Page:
So, no matter how problematic Poroshenko may still be, the West will probably push him into the second term. And if you have no way to prevent protests, you should try to lead them to the goal that will serve your interests.
But there is one more front of resistance: democracy implies rule of democrats and presence of voters. But the latter sometimes vote for non-democrats. And here the Americans have the so-called deep state – a whole system of independent agencies, appointed by the president and the Supreme Rada for terms that may turn out to be even longer than the terms of their appointers.
In Ukraine, the Americans have a National Anti-Corruption Bureau, a Specialized Anti-Corruption Prosecutor’s Office and a Specialized Anti-Corruption Court.
This is their weapon against the Ukrainian elite. In Ukraine corruption is not only omnipresent but is also very primate: so, it will not a big deal for a pro-American anti-corruption agency to lock up any government officials. Strategically, this is a way for the Americans to keep the Ukrainian regime within the anti-Russian mainstream. Tactically, this is the Sword of Damocles for Poroshenko and his “team.”
The Americans have a whole set of capacities for taming rebels. The best example is Ihor Kolomoisky and his colleague Dmytro Firtash. The former has lost his Privat Bank and his “princedom” in Dnipropetrovsk, the latter has been accused of giving a bribe to… the Indian authorities. The Ukrainian elite keeps its assets mostly in offshore zones and is strongly dependent on western market. On the other hand, the big Ukrainian business (except Rinat Akhmetov’s pre-Maidan empire) is very small and vulnerable. In other words, the Ukrainian kinglets stand in awe of their big western boss.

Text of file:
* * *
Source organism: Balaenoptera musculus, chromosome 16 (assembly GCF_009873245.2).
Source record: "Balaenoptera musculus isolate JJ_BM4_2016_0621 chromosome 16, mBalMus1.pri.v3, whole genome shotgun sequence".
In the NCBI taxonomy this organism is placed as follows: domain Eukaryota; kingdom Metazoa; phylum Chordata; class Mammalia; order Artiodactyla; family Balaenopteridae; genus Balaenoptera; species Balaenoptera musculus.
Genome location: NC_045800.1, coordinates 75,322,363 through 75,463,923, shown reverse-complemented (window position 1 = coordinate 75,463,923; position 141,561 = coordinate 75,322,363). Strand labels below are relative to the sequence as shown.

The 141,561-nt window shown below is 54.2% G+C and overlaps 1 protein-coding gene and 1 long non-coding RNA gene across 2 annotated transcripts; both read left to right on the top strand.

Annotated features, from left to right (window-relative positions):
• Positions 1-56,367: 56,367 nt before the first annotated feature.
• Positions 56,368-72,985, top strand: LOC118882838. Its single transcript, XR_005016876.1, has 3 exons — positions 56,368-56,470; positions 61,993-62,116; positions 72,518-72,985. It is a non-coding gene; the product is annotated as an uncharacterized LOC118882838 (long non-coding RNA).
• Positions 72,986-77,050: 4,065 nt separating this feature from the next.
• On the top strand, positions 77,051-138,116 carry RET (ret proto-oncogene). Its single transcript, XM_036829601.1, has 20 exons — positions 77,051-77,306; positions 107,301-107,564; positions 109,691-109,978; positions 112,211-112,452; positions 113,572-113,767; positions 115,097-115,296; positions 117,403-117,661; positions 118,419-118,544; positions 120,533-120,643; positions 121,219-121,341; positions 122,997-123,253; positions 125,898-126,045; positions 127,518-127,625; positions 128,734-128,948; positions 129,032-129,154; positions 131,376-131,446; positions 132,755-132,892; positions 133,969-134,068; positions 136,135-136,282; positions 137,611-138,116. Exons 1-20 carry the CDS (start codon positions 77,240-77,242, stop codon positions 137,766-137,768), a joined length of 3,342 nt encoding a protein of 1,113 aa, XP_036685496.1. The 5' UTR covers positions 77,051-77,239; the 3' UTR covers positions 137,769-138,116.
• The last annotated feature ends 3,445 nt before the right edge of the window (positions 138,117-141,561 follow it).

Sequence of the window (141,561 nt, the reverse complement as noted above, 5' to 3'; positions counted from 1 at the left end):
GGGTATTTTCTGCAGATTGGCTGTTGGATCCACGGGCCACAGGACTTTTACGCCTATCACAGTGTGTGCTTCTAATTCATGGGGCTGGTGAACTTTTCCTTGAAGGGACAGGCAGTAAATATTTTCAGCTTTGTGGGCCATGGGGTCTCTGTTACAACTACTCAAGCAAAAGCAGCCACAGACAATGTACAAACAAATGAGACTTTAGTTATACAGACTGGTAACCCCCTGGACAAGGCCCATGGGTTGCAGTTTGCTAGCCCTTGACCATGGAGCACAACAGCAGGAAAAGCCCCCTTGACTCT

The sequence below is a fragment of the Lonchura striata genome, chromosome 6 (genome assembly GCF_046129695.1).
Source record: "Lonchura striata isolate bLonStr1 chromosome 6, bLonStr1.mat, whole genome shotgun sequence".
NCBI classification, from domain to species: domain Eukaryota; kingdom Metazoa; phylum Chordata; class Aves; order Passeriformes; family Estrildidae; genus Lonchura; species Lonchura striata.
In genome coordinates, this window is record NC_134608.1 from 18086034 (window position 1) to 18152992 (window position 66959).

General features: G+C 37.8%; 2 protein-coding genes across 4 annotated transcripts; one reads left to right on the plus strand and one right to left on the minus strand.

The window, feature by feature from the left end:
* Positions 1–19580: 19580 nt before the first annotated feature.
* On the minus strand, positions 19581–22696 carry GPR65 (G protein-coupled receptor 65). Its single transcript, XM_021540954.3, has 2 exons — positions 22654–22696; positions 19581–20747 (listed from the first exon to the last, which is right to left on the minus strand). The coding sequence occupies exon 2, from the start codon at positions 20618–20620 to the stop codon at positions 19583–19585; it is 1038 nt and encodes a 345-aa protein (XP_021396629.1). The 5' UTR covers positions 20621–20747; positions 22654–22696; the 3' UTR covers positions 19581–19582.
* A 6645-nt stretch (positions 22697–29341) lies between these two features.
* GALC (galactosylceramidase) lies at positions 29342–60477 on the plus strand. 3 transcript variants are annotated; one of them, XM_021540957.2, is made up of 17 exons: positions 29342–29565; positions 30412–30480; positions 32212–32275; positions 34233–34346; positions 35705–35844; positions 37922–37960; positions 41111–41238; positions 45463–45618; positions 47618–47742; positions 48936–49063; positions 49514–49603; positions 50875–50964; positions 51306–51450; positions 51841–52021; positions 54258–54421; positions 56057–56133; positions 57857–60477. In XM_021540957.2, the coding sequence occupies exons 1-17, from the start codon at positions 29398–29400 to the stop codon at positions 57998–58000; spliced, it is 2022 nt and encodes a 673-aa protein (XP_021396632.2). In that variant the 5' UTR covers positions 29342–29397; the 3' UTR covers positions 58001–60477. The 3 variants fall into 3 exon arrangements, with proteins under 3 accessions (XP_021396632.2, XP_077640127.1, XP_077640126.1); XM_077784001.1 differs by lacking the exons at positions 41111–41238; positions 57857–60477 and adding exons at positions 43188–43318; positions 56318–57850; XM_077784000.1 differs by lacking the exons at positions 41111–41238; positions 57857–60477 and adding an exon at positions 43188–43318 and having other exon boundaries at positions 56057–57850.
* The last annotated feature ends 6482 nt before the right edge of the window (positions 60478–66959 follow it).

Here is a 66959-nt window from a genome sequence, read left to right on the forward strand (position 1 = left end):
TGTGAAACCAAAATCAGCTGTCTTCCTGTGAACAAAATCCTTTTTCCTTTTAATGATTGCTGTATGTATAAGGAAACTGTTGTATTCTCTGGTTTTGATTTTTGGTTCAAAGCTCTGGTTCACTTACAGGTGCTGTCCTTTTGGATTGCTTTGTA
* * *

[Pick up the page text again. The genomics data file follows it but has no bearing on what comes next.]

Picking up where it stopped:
This is the outer contour of the conflict. Inside, we have a split in the Ukrainian elite and protests in the streets.
Our experts claim that those protests indicate the collapse of Ukraine as a state, but the reality is that all of them are controlled by the Ukrainian Interior Ministry. Interior Minister Arsen Avakov is in full control of the situation –be it the blockade of Donbass or Saakashvili’s heroic escape. Wherever the interests of Poroshenko and the “opposition” coincide, the Ukrainian law enforcers are quite efficient.
Avakov was obviously eager to set the regime against the MikhoMaidan: otherwise, he would not have withdrawn his troops from the streets just to give the protesters a free hand to chase Ukrainian MPs.
Avakov is backed up by oligarchs. The conflict between Poroshenko and Kolomoisky was just the top of the iceberg. The President’s men did their best to wreck Kolomoisky’s Sberbank deal. In the eyes of the Ukrainian oligarchs, Poroshenko is a scofflaw – Yanukovych and Avakov in the one skin.
Despite the liberal theory, change of government in developing countries is not an obstacle to corruption and oligarchy but a stimulus for them. Each new group in power are aware that their successors will appropriate their property, so, the only way for them is to appropriate as much as possible before the next regime comes. Their principle is “to steal and to escape.”
Under such conditions, Poroshenko is not ready to resign – even despite the criticism of his western partners – mostly because he will not only lose his property but may also face criminal proceedings.
And there are several factors that can help him to stay in power. First, the West will hardly take the risk to organize a new coup in Kiev. Second, today Ukraine’s economy is not as shaky as it was in 2015. Third, the Ukrainian oligarchs are not as strong as they were before. Fourth, consumption in Ukraine is growing and this will give Poroshenko more points during the next presidential race.
What does this have to do with Russia’s interests? Lutsenko’s statement about “the Kremlin’s hand” in the MikhoMaidan means the opposite: the Americans have managed to tame the protesters. Poroshenko’s dethronement would not give the Russians any advantages. It would just stop the protest wave. And the Russians would hardly like to see Saakashvili in his place.
The paradox of this situation is that Poroshenko is actually the “best choice of the Ukrainian people” for the moment.